Friday 5th February 2021 at 7.30 pm on Zoom,

The Looking Glass Universe – From Baryogenesis to Biogenesis

Is there a connection between the excess of matter over antimatter and handedness in biology?

Roger Blandford (KIPAC, Stanford University)

Image credit: ESO/APEX & MSX/IPAC/NASA and A.Symes

The laws of physics were long thought to be unchanged when viewed in a mirror.
We have known for over sixty years that they are not.
As Sakharov first explained, this asymmetry, in action during the first moments of the universe, may account for the prevalence of matter over antimatter today.
Likewise, as Pasteur first showed, the laws of biology are similarly asymmetric, as is exhibited by the structure of DNA.
In this talk I will discuss how there might be a causal connection between these two qualities, mediated by cosmic rays.
On the way, I will illustrate this uneven-handedness using recent, exciting, astronomical discoveries, involving black holes, neutron stars and exoplanets.

Roger Blandford took his BA, MA and PhD degrees at Cambridge University. Following postdoctoral research at Cambridge, Princeton and Berkeley he took up a faculty position at Caltech in 1976 where he was appointed as the Richard Chace Tolman Professor of Theoretical Astrophysics in 1989. In 2003 He moved to Stanford University to become the first Director of the Kavli Institute for Particle Astrophysics and Cosmology (KIPAC) and the Luke Blossom Chair in the School of Humanities and Science. His research interests include black hole astrophysics, cosmology, gravitational lensing, cosmic ray physics and compact stars. He is a Fellow of the Royal Society, the American Academy of Arts and Sciences, the American Physical Society and a Member of the National Academy of Sciences. In 2008-2010, he chaired a two year National Academy of Sciences Decadal Survey of Astronomy and Astrophysics. He was awarded the 1998 Dannie Heineman Prize of the American Astronomical Society, the 2013 Gold Medal of the Royal Astronomical Society, the 2016 Crafoord Prize for Astronomy and the 2020 Shaw Prize for Astronomy.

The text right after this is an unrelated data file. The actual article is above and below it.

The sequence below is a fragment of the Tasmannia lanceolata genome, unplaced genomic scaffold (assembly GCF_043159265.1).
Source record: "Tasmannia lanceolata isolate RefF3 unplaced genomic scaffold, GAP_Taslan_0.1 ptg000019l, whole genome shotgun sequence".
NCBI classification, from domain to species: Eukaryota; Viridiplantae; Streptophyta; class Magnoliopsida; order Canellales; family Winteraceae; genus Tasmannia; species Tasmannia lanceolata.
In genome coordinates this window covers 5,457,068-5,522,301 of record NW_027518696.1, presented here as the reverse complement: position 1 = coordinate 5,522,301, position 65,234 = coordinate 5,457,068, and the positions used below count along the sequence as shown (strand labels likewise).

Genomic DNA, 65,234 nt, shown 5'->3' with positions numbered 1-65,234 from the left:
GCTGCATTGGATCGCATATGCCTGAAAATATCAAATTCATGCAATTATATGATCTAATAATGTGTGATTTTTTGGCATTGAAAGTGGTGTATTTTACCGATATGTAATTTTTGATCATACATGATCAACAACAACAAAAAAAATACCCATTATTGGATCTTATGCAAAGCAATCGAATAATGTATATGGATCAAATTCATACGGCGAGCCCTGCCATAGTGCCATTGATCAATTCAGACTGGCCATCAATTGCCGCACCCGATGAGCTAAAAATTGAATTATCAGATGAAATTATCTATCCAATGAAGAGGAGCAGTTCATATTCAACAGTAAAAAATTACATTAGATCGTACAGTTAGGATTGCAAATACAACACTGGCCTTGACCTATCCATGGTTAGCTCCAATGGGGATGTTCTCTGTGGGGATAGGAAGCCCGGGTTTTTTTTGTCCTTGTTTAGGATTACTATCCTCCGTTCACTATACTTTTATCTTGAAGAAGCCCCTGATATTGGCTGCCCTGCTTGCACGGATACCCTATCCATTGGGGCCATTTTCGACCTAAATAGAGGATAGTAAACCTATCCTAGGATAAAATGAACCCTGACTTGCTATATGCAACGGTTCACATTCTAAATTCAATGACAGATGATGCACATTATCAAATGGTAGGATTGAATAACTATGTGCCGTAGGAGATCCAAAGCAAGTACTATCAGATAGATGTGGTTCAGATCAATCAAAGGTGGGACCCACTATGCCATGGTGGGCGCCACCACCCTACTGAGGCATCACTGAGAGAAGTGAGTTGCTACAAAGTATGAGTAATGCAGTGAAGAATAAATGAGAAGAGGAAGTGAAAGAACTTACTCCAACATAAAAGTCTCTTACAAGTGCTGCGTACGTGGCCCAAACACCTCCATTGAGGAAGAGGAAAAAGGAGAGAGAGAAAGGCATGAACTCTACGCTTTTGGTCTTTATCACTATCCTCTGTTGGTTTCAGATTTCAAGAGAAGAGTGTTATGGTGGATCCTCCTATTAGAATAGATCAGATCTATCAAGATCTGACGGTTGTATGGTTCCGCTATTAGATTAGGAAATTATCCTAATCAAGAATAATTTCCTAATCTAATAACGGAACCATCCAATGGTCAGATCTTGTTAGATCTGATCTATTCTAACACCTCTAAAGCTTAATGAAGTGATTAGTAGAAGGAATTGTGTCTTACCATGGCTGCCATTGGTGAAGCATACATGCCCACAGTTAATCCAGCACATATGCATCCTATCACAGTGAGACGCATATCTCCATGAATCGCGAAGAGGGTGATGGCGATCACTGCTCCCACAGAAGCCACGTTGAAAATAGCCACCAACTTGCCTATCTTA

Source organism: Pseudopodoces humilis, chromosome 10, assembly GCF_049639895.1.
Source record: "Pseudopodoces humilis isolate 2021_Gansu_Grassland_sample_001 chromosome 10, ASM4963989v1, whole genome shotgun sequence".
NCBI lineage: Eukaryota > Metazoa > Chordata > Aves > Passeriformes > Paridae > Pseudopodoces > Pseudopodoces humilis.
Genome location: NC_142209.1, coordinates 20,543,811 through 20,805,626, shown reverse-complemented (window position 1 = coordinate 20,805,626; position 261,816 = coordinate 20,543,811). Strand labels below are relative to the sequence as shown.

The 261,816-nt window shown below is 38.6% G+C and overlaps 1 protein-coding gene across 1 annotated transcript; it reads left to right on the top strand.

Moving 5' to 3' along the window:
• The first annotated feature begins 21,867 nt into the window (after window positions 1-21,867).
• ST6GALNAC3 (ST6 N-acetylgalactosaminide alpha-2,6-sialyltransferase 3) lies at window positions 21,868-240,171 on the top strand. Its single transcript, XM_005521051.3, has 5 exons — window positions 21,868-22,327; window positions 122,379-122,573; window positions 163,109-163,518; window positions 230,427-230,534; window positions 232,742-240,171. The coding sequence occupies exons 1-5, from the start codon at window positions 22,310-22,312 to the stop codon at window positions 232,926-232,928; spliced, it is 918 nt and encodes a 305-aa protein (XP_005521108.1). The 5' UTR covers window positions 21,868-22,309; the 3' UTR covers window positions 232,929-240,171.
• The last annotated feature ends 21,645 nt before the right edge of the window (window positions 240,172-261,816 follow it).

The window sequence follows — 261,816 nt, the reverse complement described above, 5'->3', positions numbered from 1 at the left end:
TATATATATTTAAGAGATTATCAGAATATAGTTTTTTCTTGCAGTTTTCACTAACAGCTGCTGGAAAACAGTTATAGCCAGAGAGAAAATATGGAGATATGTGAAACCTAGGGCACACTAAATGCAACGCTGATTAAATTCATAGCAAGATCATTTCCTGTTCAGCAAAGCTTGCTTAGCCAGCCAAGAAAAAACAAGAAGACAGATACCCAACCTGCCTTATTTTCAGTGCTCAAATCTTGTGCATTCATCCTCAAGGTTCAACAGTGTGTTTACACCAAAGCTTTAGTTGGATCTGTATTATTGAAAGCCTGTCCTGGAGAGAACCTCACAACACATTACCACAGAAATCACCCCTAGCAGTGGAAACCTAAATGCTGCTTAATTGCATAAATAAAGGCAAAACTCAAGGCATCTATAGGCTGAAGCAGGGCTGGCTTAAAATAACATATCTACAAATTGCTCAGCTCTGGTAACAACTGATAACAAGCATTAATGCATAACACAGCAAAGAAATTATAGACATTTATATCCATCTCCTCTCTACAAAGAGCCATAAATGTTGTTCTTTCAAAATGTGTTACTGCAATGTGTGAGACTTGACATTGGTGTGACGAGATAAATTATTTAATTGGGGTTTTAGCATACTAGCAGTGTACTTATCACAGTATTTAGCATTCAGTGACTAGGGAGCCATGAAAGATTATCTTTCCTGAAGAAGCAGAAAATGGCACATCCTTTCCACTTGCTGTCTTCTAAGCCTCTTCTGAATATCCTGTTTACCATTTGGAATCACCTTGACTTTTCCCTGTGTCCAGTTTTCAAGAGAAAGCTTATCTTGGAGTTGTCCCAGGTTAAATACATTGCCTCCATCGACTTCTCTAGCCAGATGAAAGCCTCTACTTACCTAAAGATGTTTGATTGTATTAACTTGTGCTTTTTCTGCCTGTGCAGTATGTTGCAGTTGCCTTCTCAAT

The recording of this lecture is now freely available on the Virtual BRLSI YouTube channel. Please go the following link to view.